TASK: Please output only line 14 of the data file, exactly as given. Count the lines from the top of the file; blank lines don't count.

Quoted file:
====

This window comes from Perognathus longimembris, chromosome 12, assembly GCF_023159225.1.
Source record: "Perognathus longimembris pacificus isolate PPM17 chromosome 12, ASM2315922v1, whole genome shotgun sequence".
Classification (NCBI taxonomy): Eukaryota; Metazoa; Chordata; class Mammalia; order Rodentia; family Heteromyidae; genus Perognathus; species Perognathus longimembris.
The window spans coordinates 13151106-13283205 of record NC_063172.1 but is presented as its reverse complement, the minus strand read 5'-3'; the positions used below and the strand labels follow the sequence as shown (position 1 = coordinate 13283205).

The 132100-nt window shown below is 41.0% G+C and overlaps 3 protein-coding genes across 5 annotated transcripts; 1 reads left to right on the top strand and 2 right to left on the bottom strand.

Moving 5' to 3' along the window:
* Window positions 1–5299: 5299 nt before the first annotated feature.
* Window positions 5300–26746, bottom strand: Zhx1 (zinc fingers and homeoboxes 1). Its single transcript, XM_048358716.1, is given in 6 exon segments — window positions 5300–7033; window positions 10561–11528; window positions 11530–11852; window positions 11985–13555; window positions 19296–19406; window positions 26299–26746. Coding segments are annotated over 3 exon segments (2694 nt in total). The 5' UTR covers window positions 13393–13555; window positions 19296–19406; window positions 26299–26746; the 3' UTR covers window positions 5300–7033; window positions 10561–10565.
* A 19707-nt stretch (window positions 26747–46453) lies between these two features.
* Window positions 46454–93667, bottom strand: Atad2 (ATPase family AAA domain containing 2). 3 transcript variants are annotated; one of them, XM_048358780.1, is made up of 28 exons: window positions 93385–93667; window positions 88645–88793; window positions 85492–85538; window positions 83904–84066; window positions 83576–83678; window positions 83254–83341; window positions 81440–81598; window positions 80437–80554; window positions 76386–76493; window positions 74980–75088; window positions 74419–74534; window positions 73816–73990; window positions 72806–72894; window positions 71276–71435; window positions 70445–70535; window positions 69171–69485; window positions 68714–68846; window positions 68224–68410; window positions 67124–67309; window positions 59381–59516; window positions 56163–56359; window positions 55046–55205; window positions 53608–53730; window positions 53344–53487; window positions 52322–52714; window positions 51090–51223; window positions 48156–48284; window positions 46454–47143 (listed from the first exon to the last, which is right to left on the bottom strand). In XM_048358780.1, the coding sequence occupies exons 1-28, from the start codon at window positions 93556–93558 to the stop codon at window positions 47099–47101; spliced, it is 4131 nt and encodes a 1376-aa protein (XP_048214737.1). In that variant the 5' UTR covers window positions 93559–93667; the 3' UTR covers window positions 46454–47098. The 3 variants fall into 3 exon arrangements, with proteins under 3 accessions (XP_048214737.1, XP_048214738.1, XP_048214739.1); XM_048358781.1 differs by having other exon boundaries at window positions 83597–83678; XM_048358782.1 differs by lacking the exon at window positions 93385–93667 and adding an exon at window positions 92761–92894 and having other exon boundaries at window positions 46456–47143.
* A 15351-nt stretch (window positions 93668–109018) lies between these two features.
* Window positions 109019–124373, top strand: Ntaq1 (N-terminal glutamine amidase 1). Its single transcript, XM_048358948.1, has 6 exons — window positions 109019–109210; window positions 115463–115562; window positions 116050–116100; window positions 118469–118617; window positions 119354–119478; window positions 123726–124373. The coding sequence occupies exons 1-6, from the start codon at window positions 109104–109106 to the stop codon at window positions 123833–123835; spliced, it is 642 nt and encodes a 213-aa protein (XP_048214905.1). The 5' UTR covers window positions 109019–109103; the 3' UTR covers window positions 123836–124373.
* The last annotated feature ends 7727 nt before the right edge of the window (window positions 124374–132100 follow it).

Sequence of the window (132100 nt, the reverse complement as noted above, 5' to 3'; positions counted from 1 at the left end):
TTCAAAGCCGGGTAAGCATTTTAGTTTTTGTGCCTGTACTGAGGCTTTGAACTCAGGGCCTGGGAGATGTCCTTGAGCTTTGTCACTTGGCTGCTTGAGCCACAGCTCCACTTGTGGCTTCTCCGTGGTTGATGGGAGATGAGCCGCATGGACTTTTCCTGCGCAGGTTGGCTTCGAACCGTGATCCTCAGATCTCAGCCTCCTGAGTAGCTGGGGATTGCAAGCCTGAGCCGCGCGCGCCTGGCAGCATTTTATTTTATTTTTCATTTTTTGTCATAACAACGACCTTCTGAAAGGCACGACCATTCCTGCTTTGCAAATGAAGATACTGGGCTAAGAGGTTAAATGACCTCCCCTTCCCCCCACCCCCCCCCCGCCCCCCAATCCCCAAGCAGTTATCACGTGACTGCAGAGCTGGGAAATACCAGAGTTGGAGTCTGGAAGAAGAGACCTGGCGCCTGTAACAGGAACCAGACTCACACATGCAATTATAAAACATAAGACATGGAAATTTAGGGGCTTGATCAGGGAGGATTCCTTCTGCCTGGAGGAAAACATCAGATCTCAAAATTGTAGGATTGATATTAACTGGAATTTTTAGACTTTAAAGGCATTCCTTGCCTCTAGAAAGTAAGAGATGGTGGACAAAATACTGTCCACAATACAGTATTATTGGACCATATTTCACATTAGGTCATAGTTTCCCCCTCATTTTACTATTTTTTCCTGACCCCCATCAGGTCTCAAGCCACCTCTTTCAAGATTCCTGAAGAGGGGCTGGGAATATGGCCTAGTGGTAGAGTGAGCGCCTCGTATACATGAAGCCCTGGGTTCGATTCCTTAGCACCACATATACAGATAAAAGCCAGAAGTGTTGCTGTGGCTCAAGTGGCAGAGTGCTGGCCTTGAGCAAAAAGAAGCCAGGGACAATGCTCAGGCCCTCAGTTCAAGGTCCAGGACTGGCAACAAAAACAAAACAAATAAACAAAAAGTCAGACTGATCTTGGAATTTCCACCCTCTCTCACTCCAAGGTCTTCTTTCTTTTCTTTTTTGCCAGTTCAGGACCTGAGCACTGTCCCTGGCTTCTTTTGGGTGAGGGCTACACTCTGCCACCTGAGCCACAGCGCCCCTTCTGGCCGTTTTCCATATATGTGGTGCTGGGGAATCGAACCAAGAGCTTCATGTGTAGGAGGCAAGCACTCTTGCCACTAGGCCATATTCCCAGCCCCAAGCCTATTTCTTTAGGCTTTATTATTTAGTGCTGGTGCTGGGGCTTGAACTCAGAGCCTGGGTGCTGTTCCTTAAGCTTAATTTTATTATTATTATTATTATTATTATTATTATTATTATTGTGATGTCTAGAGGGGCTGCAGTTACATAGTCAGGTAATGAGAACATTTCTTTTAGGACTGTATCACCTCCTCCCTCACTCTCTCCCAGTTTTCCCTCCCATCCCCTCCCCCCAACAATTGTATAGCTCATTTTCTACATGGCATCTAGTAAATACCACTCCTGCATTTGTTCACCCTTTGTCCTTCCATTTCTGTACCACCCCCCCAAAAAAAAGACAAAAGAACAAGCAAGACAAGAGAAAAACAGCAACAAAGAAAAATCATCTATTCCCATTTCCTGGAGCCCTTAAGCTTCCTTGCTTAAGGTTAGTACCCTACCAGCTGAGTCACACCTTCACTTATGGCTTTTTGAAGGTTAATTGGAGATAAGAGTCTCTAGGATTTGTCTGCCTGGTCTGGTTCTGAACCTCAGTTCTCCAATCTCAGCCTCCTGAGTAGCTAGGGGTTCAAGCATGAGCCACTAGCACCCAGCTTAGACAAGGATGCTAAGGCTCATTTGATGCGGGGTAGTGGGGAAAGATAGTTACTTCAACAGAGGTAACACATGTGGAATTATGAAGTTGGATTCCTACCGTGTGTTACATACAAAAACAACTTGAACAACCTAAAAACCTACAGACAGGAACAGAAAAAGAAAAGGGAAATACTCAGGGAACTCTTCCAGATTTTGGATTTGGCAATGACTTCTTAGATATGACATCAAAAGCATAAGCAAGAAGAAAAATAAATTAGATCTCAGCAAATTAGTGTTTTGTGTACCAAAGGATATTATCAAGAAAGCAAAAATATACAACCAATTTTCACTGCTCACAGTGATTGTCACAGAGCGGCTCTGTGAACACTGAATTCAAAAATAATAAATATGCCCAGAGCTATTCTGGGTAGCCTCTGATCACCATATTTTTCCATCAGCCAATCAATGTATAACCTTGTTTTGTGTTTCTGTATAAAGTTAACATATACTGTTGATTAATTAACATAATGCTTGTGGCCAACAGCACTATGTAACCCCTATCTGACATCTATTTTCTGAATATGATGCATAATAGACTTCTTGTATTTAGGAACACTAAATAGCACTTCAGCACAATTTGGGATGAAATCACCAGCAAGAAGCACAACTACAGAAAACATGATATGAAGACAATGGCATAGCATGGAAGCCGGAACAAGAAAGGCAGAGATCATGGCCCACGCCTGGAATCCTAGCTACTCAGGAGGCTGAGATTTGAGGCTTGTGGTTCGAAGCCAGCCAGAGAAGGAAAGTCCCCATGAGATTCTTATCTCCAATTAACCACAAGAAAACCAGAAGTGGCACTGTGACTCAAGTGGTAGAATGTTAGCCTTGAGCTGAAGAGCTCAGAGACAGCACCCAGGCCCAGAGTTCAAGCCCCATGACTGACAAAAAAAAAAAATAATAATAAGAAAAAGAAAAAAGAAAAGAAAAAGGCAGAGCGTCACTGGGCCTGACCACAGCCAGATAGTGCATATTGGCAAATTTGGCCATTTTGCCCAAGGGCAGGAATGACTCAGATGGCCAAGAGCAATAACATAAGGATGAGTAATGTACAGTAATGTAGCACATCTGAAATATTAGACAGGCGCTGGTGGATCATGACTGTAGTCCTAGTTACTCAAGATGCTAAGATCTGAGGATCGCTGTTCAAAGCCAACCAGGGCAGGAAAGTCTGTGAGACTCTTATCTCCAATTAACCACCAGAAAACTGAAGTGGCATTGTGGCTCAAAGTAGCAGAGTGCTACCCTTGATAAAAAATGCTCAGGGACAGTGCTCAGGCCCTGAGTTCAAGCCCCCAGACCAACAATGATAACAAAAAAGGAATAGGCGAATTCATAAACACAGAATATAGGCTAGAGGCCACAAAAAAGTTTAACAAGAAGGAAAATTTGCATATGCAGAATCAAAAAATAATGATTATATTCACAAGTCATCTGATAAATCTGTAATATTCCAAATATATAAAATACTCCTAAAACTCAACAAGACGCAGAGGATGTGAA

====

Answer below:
Sequence of the window (132100 nt, the reverse complement as noted above, 5' to 3'; positions counted from 1 at the left end):